The vibrational field of light functioning as electromagnetic radiation has a strong interaction with charged particles in a molecule, that is, electrons and protons in a molecule. With respect to protons, a nucleus packed with protons and neutrons is regarded as stationary even if it interacts with light because the nucleus has a large mass. In other words, the interaction between light and a nucleus is negligible from the interaction between light and a substance. Meanwhile, an electron having a mass being as small as about {fraction (1/2000)} that of a proton can sufficiently follow the vibrational field of light vibrating at a high frequency. Accordingly, the interaction between light and a substance may be regarded as the interaction between light and electrons in a molecule. A large number of electrons are present in a molecule. Of these electrons, those located on the outer orbit constrained weakly by a nucleus are easy to interact with light.

The absorption of light is a transition from a state S0 to Sn in the interaction between light and electrons in a molecule, which terminates in the order of femtosecond. Such an instable state (Frank-Condon state) does not continue so long, and a nucleus having a large mass and positively charged is shifted in its coordinate to cause the relaxation. The time scale of occurrence of this relaxation is in the order of picosecond. A state S1, which is a relatively stable excitation state, is generated along with relaxation of the nucleus. The life of the S1 state is in the order of nanosecond, which time substantially governs the steps associated with the excitation state caused by absorption of light.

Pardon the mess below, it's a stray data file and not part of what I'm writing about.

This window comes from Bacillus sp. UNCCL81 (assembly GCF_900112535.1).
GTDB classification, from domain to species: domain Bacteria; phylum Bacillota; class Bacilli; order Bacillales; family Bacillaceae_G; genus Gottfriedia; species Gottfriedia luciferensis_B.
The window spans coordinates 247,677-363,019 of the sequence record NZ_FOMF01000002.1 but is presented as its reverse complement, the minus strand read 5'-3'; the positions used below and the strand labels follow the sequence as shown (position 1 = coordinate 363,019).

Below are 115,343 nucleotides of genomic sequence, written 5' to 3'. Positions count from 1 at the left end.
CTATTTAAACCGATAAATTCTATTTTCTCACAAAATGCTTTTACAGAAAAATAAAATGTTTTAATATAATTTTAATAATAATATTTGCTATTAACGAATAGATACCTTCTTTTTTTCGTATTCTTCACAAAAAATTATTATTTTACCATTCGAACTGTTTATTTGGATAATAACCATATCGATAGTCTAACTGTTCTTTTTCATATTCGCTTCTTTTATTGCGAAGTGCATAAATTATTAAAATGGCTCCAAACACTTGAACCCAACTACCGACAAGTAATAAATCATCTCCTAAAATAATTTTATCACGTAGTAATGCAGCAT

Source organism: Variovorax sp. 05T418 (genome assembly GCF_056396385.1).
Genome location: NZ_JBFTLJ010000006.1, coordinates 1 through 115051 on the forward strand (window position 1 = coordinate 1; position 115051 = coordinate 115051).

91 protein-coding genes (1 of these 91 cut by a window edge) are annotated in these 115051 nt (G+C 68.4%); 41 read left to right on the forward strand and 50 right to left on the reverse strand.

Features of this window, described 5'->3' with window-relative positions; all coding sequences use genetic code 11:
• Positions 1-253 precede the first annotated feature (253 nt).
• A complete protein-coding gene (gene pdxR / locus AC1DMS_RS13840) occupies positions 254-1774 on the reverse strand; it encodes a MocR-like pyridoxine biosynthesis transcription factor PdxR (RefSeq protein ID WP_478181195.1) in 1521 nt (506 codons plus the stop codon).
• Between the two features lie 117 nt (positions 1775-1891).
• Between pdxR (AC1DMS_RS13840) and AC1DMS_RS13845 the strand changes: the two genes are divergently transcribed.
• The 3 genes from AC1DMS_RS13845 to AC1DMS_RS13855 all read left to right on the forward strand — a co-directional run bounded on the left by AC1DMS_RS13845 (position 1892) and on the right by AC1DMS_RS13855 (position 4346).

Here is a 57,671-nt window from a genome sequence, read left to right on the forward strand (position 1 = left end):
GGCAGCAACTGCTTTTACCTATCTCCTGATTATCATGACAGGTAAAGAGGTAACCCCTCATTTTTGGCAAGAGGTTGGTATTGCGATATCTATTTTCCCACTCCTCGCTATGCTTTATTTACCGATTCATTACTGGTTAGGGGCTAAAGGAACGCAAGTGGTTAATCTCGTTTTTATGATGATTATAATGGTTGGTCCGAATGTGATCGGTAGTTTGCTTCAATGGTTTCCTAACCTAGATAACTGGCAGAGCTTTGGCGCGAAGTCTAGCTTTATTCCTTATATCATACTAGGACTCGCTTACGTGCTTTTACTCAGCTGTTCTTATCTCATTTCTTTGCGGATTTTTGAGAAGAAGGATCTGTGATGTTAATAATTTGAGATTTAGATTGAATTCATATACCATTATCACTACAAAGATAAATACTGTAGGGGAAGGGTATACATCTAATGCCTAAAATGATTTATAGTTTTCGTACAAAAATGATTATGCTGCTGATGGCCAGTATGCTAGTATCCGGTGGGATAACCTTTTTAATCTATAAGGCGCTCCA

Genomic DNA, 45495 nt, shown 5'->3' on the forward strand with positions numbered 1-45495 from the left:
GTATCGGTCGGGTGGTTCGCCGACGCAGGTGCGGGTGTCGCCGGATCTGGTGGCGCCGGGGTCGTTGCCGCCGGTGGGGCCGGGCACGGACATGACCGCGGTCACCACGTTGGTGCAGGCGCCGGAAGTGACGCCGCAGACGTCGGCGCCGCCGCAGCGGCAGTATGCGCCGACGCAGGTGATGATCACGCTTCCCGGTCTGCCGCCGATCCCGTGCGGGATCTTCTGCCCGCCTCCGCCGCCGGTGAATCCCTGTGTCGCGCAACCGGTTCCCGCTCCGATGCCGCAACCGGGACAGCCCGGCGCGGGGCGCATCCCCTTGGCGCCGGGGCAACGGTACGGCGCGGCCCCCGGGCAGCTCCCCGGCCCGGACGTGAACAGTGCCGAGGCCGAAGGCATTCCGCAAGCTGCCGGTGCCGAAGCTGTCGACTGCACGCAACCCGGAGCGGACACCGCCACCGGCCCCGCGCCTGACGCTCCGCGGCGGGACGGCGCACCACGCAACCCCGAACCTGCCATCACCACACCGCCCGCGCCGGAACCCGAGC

The present invention, particularly, provides a new, useful display using the photonics which will get ahead of the electronics in the 21th century. Concretely, according to a first aspect of the present invention, there is provided an optical device including: a first optical waveguide (or optical fiber); a second optical waveguide (or optical fiber) crossing to the first optical waveguide; and an element to be excited by light rays waveguided in the first and second optical waveguides, the element being disposed at a crossing portion at which the first and second optical waveguides cross each other; wherein the optical device has at least an optical display function.

According to the optical device of the present invention, since the elements to be excited are excited not with the aid of the conventional electronics but with the aid of the photonics, more concretely, the elements disposed at the crossing portions of the first and second optical waveguides are excited by light rays waveguided in the first and second optical waveguides, to selectively extract and cutoff the light rays from the elements. As a result, since an image can be displayed on a display screen only by optical excitation, without use of an electric field and a current on the display screen (except for a semiconductor laser and the like), it is possible to realize an optical display function having a high quality, for example, a high contract, and also realize an optical operation function. Further, since electrodes which have obstructed the enlargement of a panel are not provided, there is no limitation to a screen size of an optical waveguide (or optical fiber) display, so that the display screen can be formed into an arbitrary size, for example, into a large size. In addition, since the display can be made from a soft material, it can be formed into an arbitrary shape.